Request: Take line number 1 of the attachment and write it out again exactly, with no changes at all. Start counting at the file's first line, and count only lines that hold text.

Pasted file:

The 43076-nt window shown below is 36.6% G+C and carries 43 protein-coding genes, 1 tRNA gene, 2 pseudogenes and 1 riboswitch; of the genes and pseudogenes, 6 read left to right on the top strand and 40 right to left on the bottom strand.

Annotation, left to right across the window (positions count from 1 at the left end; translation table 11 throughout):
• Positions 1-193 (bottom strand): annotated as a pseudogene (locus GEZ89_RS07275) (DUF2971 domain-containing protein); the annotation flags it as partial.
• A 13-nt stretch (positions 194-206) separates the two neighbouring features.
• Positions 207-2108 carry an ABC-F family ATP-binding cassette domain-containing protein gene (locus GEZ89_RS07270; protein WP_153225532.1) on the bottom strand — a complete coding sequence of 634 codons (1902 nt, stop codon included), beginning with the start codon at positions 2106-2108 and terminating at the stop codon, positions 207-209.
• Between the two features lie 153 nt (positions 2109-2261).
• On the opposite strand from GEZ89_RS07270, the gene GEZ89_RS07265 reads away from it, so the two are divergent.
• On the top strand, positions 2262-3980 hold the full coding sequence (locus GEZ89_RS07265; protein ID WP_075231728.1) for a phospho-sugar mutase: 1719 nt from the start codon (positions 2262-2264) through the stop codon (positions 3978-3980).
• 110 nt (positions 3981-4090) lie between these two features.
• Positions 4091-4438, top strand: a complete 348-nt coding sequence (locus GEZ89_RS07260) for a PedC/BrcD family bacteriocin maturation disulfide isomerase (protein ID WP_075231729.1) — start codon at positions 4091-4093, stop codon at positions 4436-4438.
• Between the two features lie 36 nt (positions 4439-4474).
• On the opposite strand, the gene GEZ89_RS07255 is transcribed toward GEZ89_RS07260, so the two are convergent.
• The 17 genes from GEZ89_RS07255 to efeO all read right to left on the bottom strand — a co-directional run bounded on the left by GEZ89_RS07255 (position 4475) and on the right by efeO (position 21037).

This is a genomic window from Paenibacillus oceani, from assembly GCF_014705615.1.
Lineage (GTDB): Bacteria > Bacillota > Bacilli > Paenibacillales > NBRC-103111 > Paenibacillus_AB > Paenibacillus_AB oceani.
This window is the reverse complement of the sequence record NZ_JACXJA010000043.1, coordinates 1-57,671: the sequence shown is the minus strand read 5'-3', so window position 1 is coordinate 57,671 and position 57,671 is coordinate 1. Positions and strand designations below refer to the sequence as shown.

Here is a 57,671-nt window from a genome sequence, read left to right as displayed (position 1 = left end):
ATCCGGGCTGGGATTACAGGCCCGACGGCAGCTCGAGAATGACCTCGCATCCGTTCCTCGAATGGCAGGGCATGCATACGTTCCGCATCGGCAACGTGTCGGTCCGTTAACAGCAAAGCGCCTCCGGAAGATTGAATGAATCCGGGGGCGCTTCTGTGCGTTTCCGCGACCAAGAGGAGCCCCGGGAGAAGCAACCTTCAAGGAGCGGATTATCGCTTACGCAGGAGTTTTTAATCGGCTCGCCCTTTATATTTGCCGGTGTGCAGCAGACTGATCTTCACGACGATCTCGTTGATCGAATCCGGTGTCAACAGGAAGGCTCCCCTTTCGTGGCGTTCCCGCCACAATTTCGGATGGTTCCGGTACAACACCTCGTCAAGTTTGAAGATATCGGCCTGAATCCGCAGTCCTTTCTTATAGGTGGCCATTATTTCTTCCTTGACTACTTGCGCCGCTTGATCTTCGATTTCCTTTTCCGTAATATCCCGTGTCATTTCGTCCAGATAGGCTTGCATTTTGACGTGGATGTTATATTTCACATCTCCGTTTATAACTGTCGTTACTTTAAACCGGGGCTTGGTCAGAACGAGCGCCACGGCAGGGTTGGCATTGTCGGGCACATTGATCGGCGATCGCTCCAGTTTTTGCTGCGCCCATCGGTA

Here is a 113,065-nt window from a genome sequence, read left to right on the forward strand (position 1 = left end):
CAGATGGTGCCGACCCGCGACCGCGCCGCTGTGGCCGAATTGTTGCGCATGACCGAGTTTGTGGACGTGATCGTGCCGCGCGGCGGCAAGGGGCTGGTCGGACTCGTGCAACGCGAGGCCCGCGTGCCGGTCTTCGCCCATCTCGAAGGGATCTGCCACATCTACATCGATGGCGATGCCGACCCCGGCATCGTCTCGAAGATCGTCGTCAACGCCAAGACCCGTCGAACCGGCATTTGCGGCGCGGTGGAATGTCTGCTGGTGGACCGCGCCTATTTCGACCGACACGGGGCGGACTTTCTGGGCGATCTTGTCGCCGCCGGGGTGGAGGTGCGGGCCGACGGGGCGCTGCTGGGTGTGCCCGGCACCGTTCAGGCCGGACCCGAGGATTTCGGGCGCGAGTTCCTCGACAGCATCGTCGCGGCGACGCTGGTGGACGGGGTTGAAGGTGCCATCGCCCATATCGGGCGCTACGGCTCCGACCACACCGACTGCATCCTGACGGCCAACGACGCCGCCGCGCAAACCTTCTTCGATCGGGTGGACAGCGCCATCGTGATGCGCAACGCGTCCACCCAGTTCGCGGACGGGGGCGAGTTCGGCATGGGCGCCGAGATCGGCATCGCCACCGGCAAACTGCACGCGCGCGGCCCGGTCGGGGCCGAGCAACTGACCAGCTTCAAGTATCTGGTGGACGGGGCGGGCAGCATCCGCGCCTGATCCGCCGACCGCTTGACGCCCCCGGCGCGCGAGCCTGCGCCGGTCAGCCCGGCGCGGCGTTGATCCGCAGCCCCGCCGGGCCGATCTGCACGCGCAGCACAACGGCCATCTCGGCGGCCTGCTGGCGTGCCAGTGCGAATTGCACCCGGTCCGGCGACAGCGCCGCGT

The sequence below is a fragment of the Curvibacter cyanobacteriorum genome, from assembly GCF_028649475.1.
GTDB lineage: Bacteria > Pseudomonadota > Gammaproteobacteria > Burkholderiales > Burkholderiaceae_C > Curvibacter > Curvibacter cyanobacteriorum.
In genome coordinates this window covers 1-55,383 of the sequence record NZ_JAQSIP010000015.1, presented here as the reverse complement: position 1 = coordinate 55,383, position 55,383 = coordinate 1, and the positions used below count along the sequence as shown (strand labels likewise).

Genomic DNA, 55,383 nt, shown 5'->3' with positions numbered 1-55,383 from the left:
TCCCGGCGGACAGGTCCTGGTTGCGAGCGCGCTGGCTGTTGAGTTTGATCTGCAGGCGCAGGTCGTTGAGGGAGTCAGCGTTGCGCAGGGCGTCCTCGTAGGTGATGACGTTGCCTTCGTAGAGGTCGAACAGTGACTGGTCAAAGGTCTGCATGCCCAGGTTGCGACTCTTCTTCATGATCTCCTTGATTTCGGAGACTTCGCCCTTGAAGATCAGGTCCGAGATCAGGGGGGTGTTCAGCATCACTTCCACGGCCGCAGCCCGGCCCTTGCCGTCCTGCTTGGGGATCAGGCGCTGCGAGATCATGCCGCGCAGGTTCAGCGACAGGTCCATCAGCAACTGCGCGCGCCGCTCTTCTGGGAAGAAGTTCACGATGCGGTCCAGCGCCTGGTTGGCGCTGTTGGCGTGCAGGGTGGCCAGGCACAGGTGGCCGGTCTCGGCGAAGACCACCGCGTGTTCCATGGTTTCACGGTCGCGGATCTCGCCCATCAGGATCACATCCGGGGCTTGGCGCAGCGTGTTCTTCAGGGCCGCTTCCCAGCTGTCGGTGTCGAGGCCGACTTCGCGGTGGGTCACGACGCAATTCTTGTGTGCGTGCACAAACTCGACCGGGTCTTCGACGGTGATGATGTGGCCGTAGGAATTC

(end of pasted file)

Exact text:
The 43076-nt window shown below is 36.6% G+C and carries 43 protein-coding genes, 1 tRNA gene, 2 pseudogenes and 1 riboswitch; of the genes and pseudogenes, 6 read left to right on the top strand and 40 right to left on the bottom strand.